What is communion? Why do Christians do it? What does it mean? All of these questions will be addressed in this article. Also, we will discuss the difference in beliefs and practices between Christian and Catholic Communion, which can sometimes cause confusion when someone has heard about one but not the other. Christianity basically has only two symbolic acts - one is Baptism, and the other is Communion. I have already discussed Baptism here, so now let's look at Communion.
What is Communion?
Communion (also known as "The Lord's Supper") is a special act done by Christians either in churches or sometimes in small groups. It was first introduced by Jesus himself to his disciples just a few days before he was crucified. The full description can be found in Luke 22:19-20, Mark 14:22-24, or Matthew 26:26-28.
At this time Jesus and his disciples were having dinner in a private room, when:
"Jesus took some bread in his hands and gave thanks for it. He broke the bread and handed it to his apostles. Then he said 'This is my body, which is given for you. Eat this as a way of remembering me!'. After the meal he took another cup of wine in his hands. Then he said, 'This is my blood. It is poured out for you, and with it God makes his new agreement." (Luke 22:19-20).
This is also repeated by Paul when he writes to the Corinthians:
"He took some bread in his hands. Then after he had given thanks, he broke it and said 'This is my body, which is given for you. Eat this and remember me.' After the meal Jesus took a cup of wine in his hands and said, 'This is my blood, and with it God makes his new agreement with you. Drink this and remember me.' The Lord meant that when you eat this bread and drink from this cup, you tell about his death until he comes." (1 Corinthians 11:23-26).
So as we have seen, Jesus started the practice of Communion in order for his followers to have a practical, real way of remembering Jesus' death and sacrifice. This was passed on to the other early churches through the disciples, and has continued up even to modern times. In churches nowadays, Communion is usually served once a month, although sometimes less often. It is also usually served at Christmas and Easter. The pastor will pray and thank God for Jesus' sacrifice, and will then pass out the bread and cups. Instead of wine, most churches today use either grape juice or cranberry juice instead of wine (since minors and children may participate in Communion), which is poured into a small single-serving disposable cup for hygienic reasons. Each person takes a cup and a small piece of bread (which is sometimes a cracker, pre-cut bread, or sometimes rips a small piece off a loaf of bread). Then the pastor prays again, and everyone eats the bread and drinks the juice.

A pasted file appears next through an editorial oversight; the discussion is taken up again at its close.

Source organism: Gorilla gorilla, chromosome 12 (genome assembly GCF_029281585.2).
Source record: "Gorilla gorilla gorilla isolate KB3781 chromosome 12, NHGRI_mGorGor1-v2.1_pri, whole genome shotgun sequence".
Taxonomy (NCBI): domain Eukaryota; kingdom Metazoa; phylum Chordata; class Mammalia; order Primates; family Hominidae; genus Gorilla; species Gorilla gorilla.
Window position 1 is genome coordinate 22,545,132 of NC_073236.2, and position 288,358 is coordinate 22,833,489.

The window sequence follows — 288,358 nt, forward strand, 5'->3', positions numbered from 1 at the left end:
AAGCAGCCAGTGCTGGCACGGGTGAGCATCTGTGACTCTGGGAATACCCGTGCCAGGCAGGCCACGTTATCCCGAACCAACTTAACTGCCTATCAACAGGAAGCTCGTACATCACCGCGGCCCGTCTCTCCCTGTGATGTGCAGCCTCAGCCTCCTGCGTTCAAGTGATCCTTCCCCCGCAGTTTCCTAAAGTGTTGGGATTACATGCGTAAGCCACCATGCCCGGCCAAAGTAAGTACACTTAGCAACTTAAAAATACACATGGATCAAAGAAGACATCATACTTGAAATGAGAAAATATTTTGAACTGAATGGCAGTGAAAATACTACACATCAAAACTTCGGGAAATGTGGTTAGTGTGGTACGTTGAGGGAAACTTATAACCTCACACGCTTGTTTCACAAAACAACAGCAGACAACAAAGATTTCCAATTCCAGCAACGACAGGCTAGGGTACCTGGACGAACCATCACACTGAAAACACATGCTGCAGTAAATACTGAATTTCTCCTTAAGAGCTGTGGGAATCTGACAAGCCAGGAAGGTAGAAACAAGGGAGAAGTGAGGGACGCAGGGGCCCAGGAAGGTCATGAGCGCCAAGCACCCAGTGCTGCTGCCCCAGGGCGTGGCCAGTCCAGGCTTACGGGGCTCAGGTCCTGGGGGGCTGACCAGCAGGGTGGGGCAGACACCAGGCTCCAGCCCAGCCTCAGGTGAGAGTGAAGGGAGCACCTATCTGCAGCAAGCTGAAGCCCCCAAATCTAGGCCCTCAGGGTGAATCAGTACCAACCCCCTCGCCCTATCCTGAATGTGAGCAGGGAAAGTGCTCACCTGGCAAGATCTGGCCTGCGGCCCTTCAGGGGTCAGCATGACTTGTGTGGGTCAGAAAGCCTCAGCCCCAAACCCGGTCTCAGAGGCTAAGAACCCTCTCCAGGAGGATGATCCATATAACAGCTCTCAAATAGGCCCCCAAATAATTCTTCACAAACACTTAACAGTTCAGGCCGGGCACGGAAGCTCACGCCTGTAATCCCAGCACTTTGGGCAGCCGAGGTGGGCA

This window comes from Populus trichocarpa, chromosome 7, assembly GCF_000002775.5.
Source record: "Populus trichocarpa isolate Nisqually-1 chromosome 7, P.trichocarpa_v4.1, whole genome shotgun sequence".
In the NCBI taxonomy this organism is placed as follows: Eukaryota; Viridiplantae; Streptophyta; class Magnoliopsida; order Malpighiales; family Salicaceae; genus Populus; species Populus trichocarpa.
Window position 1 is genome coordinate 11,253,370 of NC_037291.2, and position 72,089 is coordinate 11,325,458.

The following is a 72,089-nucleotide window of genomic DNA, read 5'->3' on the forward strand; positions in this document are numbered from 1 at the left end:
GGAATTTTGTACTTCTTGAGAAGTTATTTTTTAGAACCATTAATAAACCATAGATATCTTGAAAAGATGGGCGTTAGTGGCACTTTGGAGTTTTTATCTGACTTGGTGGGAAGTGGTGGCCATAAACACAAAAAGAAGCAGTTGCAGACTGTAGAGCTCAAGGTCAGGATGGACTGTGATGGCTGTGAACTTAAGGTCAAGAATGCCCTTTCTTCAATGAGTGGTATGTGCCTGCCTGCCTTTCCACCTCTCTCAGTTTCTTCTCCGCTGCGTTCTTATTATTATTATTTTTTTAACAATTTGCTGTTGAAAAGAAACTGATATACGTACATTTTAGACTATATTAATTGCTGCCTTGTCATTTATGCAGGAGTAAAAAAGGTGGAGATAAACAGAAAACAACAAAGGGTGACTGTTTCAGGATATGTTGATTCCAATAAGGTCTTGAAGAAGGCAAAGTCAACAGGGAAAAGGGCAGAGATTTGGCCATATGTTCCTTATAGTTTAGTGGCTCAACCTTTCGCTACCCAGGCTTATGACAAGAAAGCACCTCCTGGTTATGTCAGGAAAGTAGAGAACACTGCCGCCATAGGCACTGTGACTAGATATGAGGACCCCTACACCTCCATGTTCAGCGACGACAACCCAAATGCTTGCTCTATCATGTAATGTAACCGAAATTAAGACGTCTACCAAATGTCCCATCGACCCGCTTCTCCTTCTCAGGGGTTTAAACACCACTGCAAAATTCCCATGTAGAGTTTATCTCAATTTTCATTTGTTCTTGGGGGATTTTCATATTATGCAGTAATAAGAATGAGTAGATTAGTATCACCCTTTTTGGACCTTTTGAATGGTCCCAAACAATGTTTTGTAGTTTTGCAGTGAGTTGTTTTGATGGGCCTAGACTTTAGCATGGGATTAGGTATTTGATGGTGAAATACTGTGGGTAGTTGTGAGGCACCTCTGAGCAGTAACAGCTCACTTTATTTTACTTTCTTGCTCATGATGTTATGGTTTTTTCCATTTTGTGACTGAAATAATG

When and how should Communion be done?
I have seen Communion done in many different ways, but there is no set way that it must be done. As long as people are remembering Jesus sacrifice, that's all that matters. Some churches have everyone line up and the pastor will personally pass each one the cup and bread. Sometimes they pass it up and down the rows, similar to the tithing plate, and everyone takes a cup and piece of bread. Other times it can be done when people gather in small groups of about 5-10, and a leader will take the bread and juice, pray, pass it out to the others, and everyone eats it together. In Catholic services typically the priest will serve Communion directly to the person, even going to far as to place the bread (called a "wafer" or "host" in Catholicism) into the person's mouth for them. I've always found this a little creepy, and think it's unnecessary - Jesus did not put the food directly into his disciples mouths, they passed it around. Similarly, we don't have to rely on a priest to serve it - any mature Christian can serve Communion to others. I believe that Communion can be done in groups as small as 2-3 people, and it doesn't have to be in a church. Jesus said "Whenever two or three of you come together in my name, I am there with you." (Matthew 18:20). I believe this indicates you can do Communion at home, in hospitals, in small Bible Study groups, or wherever, as long as you believe in Jesus.